State of California

Crystal Ballroom
Hotel San Franciscan
1231 Market Street
San Francisco, CA 94103

February 22, 1978
10:00 a.m.

78-3-1 Public Hearing to Consider Proposed Emissions
Warranty Regulations.

78-3-2 Consideration of Resolution Reserving Certain
Powers to the Air Resources Board.

78-3-3 Other Business -
a. Executive Session - Personnel & Litigation
b. Research Proposals

ITEM NO.: 78-3-1

Public Hearing to Consider Proposed Emissions Warranty


Adopt Resolution 78-7.


From its field surveillance and enforcement data, the staff has
determined that the emissions warranty mandated by Section 43204
of the Health and Safety Code is not being interpreted uniformly
by vehicle and engine manufacturers or consumers, and is not
accomplishing the intended emissions benefit. Therefore, the
staff is proposing regulations which would clarify the rights and
responsibilities of all parties involved in a warranty claim.

The staff has proposed a list of examples of emissions-related
parts which are included in the warranty. This list could vary
according to what type of vehicle a manufacturer produced and
what type of emissions-related parts were contained on the
vehicles. Manufacturers would be required to submit their lists
of emissions-related parts, a statement of their warranties to
the consumer, and their maintenance instruction for each vehicle
type to the Executive Officer for approval prior to
certification. The Executive Officer could require modification
to any of these documents.

The staff proposes to offer non-binding arbitration to aid in
settling warranty disputes. After reviewing a dispute, the
Executive Officer would issue a Finding of Defect if a
warrantable defect were found in the vehicle or engine. This
process is intended to give the consumer's word some credence in
cases where, otherwise, he or she would have little recourse but
acquiescence to the dealer or manufacturer's opinion in a
warranty dispute.

A list of specific adjustments which are simple for vehicle
owners or service personnel to perform would be excluded from
warranty coverage; however, adjustments which are limited or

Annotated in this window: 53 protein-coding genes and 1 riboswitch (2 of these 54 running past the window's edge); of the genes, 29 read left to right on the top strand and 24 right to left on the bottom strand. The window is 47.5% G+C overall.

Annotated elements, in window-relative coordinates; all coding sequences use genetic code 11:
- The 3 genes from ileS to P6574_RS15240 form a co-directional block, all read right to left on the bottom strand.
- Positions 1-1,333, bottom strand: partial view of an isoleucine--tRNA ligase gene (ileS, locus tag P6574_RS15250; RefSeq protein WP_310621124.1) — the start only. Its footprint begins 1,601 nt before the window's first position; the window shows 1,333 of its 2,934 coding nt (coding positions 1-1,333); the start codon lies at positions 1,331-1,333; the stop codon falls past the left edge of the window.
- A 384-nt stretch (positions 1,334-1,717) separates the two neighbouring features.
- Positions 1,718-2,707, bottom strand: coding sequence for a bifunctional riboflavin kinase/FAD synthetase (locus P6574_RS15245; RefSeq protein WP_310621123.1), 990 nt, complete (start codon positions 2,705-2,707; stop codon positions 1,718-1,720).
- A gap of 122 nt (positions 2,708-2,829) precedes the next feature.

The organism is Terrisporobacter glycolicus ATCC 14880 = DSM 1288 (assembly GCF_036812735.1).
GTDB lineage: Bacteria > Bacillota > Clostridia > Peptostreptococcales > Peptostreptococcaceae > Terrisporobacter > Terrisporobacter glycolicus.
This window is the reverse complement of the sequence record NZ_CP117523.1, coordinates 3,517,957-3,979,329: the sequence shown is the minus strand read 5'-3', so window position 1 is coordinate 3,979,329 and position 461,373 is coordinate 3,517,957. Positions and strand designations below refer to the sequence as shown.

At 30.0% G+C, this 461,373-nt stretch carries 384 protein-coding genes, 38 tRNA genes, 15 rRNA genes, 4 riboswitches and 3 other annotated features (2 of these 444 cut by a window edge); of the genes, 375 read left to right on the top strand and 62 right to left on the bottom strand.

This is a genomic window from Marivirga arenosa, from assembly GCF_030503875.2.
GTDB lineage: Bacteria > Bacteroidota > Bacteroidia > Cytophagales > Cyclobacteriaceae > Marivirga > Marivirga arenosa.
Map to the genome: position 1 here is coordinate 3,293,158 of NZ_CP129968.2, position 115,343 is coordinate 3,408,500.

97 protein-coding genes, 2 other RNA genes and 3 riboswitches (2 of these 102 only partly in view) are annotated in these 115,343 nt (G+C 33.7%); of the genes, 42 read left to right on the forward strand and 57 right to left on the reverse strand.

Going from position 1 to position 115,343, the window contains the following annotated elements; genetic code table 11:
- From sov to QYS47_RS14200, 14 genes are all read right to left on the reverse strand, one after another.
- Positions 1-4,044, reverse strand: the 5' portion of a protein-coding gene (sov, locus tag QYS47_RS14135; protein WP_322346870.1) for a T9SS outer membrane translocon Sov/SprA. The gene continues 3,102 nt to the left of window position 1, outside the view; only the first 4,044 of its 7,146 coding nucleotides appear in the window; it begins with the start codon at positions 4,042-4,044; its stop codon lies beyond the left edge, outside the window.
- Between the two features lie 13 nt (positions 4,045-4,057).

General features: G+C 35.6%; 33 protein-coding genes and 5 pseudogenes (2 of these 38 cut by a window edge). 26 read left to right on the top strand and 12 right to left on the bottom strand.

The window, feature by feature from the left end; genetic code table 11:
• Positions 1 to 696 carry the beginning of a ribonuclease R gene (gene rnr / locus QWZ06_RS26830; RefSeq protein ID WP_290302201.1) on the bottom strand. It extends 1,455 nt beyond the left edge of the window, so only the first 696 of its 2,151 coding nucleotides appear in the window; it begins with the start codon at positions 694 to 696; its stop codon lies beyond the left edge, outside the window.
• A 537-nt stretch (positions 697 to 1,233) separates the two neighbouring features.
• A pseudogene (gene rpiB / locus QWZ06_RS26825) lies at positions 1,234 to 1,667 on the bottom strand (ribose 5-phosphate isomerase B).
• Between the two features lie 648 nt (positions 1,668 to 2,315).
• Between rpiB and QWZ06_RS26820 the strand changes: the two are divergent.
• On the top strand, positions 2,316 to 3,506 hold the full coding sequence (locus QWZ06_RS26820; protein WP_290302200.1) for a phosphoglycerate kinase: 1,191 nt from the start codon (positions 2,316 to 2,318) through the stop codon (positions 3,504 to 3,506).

restricted by a factory installed limiter cap would be covered
under the warranty. Malfunctions arising from abuse, neglect,
improper maintenance, or lack of maintenance would be excluded
from warranty coverage if the manufacturer could show that one of
these conditions were responsible for the defect.

The proposed regulations would require an automobile manufacturer
to bear the costs of the diagnosis of a warrantable defect
identified by one of its franchised dealerships. In cases where
both a warrantable and a non-warrantable defect were found, the
costs would have to be split accordingly. However, for vehicles
undergoing repair work as a result of the State's Motor Vehicle
Inspection Program (MVIP), the vehicle owner shall not be liable
for more cost than the $50-75 limitation which applies to the
MVIP. If the manufacturer expended diagnostic time equivalent to
the maximum amount the consumer could be required to pay under
MVIP and found neither a warrantable defect nor a non-warrantable
malfunction then the defect which caused the vehicle to fail the
MVIP standards shall be presumed warrantable and the manufacturer
would be liable for all diagnostic expenses.

In addition, the staff is proposing an emissions warranty for
aftermarket replacement parts which would ensure that they are
actually meeting the Board's durability and emissions performance
criteria. Replacement parts would be required to carry and
express warranty equivalent to the time or mileage specified for
the original equipment part.